NASSAU, BAHAMAS — Moody’s yesterday predicted the country’s debt burden could hit 85 percent of GDP by June 2021 as it lowered the country’s credit rating two notches from Baa3 to Ba2 with a negative outlook.
The credit ratings agency suggested the country could see a 16 to 20 percent contraction in its gross domestic product (GDP) due to a 50 percent loss of its tourism flows.
The agency warned the economic shock from COVID-19 will weigh significantly on the country’s economic and fiscal strength over the medium term.
Moody’s placed the country’s Baa3 rating on review for downgrade in April. At the time, the agency predicted an eight percent contraction in local economic activity due to the virus.
Key drivers behind the rating action were the economic shock caused by the coronavirus crisis; and likely constraints on funding conditions for the government because of larger financing needs.
Moody’s said: “The negative outlook reflects Moody’s expectation that given the severity of the Coronavirus shock, the government’s credit profile will continue to be exposed to downside risks related to the recovery of the tourism sector.
“This could weigh on a consolidation process that Moody’s currently expects will begin in earnest in fiscal 2021/22. Additionally, given its higher borrowing requirements for fiscal 2020/21, the government could face more pronounced liquidity challenges than currently expected.”
Moody’s has also lowered The Bahamas’ long-term foreign-currency bond ceiling to Baa3 from Baa1 and long-term foreign-currency deposit ceiling to Ba3 from Baa3.
“The short-term foreign-currency bond ceiling was lowered to Prime-3 from Prime-2, whereas the short-term foreign-currency deposit ceiling was lowered to Not Prime from Prime-3. The Bahamas’ long-term local currency country risk ceilings were lowered to A3 from A2,” Moody’s said.
“The long-term foreign-currency bond ceilings for Bahamas – Off Shore Banking Center was lowered to A2 from Aa3, while the long-term foreign-currency deposit ceiling remains at A2. The short-term foreign-currency bond and deposit ceilings for the Off Shore Banking Center are unchanged at Prime-1.”
Moody’s said it believes that the recovery of the global tourism sector is exposed to potential changes to consumer behavior following the COVID-19 outbreak.
It furthered performance of the sector also depends on the speed of the recovery of the airline industry and its capacity to service tourist destinations such as The Bahamas.
The agency expects a loss of 50 percent of tourism flows compared to 2019, given that some hotels will not restart their operations until the fourth quarter of this year and the uncertainty surrounding the resumption of the cruise sector.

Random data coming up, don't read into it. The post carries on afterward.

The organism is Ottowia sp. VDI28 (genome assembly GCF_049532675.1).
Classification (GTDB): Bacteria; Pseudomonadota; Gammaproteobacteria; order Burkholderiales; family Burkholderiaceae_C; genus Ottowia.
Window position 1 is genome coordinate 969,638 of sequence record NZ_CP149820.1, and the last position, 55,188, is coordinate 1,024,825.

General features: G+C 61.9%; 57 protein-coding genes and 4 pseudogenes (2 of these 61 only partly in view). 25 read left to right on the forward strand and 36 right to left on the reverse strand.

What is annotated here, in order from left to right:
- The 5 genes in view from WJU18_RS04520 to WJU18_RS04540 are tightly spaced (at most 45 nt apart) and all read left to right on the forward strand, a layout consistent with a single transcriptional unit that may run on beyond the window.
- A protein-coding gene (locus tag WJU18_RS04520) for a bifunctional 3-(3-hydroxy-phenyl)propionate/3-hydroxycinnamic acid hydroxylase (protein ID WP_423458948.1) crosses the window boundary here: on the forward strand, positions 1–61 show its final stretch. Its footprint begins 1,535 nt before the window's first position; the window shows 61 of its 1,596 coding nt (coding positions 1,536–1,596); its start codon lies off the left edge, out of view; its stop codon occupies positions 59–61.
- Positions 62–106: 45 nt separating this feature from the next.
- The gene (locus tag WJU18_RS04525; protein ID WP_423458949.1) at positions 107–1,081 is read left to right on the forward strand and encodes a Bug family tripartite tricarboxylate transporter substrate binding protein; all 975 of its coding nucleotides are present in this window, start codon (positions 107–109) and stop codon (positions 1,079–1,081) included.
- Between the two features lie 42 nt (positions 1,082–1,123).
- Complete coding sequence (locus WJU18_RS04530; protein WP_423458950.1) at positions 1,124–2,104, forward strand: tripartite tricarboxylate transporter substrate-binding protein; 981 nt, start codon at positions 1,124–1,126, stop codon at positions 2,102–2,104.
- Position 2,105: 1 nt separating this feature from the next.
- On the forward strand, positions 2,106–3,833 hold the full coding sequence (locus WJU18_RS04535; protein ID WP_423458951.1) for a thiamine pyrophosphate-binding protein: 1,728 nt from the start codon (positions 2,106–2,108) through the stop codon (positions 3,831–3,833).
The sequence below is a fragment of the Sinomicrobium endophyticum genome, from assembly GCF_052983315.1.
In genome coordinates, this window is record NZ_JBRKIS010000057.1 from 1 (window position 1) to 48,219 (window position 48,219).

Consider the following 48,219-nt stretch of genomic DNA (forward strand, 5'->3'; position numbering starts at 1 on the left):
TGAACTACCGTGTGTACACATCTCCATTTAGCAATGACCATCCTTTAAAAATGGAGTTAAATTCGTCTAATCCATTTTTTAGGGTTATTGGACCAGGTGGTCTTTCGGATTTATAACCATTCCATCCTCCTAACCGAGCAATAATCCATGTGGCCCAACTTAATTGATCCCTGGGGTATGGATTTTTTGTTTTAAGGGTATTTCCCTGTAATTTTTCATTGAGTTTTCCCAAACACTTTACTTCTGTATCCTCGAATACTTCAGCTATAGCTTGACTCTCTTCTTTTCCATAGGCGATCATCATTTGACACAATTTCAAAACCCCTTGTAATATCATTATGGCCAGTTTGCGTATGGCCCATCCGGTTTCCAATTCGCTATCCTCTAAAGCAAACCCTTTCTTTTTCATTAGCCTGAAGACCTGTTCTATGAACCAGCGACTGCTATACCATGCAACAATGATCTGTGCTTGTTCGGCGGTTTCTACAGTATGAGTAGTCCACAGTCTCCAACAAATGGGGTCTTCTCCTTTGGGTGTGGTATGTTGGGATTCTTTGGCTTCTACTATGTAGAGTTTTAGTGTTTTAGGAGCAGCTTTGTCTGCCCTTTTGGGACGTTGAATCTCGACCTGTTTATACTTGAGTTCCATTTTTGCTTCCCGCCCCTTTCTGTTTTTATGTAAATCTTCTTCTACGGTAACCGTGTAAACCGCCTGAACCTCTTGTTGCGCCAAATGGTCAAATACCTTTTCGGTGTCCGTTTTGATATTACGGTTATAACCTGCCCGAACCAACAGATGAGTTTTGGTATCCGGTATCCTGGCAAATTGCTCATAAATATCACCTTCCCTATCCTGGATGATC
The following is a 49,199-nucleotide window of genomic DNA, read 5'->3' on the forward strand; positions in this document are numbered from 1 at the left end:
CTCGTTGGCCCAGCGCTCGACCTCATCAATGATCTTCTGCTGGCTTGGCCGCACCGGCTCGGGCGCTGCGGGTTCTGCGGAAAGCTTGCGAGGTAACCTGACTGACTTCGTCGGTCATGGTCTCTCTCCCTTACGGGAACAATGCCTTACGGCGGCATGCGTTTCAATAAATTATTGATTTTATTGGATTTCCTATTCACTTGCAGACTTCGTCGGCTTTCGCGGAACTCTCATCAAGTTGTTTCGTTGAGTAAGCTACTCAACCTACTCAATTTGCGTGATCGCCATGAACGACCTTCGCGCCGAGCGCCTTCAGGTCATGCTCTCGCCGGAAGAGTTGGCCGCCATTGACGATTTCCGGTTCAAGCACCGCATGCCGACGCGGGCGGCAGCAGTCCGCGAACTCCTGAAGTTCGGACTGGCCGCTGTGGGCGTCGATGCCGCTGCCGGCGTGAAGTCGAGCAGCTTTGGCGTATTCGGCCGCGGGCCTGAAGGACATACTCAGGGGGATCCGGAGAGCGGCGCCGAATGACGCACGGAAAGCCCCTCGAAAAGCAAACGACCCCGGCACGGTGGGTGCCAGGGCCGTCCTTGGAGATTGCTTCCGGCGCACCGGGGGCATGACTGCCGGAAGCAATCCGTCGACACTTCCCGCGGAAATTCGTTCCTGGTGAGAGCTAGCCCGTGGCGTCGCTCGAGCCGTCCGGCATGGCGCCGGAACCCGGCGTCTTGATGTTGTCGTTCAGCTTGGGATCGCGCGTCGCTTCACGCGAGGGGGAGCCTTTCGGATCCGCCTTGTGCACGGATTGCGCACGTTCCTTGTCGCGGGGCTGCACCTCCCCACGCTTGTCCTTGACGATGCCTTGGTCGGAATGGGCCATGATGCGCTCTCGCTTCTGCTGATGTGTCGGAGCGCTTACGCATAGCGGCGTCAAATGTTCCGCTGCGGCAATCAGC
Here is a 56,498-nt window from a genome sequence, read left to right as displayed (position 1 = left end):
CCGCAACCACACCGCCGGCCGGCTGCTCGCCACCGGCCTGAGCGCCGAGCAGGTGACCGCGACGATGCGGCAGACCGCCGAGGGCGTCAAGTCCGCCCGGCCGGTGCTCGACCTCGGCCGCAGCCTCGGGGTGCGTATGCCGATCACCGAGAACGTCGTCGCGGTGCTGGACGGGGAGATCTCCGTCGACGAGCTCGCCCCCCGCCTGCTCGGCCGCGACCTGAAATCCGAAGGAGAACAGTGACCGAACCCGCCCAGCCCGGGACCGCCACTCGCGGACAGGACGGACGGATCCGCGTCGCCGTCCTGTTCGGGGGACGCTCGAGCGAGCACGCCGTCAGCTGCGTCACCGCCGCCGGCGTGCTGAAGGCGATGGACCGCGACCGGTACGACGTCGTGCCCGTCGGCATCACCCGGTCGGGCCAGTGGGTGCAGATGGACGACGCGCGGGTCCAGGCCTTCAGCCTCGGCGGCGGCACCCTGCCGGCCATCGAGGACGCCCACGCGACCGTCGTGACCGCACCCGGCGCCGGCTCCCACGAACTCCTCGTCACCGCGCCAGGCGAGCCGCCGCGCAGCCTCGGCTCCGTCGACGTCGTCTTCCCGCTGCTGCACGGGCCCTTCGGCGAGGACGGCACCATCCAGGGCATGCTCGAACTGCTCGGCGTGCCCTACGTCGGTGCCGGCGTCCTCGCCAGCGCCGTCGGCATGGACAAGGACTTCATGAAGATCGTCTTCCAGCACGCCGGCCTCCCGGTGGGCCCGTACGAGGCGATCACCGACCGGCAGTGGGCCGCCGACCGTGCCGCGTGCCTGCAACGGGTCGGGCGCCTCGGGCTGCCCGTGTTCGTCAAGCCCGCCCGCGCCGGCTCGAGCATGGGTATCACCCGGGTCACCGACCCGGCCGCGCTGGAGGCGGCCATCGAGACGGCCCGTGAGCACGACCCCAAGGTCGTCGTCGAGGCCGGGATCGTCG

“A recovery in 2021 to 60 percent to 70 percent of 2019 tourism flows could lead to a GDP expansion of over 10 percent in The Bahamas,” Moody’s continued.
“Notwithstanding this expected increase, The Bahamas’ medium-term economic performance will likely remain subdued because of pre-existing structural constraints — such as weak credit growth, high energy costs and weak ease of doing business — which hinder the sovereign’s economic strength.”
Moody’s added, “The large GDP contraction in 2020 will weigh on the fiscal accounts through the fiscal year that ends in June 2021. In the 2020/21 budget that was presented in May, the government estimated a fiscal deficit that would exceed 11 per cent of GDP — the highest in its history. The large fiscal shortfall reflects a significant loss in revenue, increased capital expenditures to support the economic recovery and reconstruction efforts following the damage caused by Hurricane Dorian in September 2019.”
The ratings agency said that under its baseline scenario, The Bahamas’ debt burden will reach 85 percent of GDP by June 2021, from 60 percent in June 2019.
Additionally, the government’s debt affordability will deteriorate as a consequence of higher interest payments and the loss of revenue, which will push the interest-to-revenue ratio to 22.6 per ent in 2020/21 from 13.5 percent in 2018/19.
However, Moody’s expects the ratio to decline somewhat in subsequent years as government revenue recovers.
Last night, the Ministry of Finance underscored the country is not alone in confronting adverse credit rating assessments stemming from the COVID-19.
The ministry pointed to Italy and India which recently saw their credit ratings downgraded.
“Fair minded Bahamians know that our current state of fiscal affairs is a result of these external shocks and not because of our performance as a Government,” the statement read.
“Indeed, Moody’s has pointed to the Government’s significantly improved fiscal credibility and effectiveness—a direct result of our accountable and responsible fiscal policy framework and consolidation efforts.
“Notwithstanding Moody’s rating rating decision, the Government is confident that its policy measures have appropriately focused on protecting Bahamians, stabilizing our economy, and transforming the current crisis into an opportunity for our future prosperity,” the statement read.
“We are assured that our fiscal plans for the short to medium term horizon will provide the basis for achievement of a sustainable fiscal outcome and strengthened macroeconomic growth.”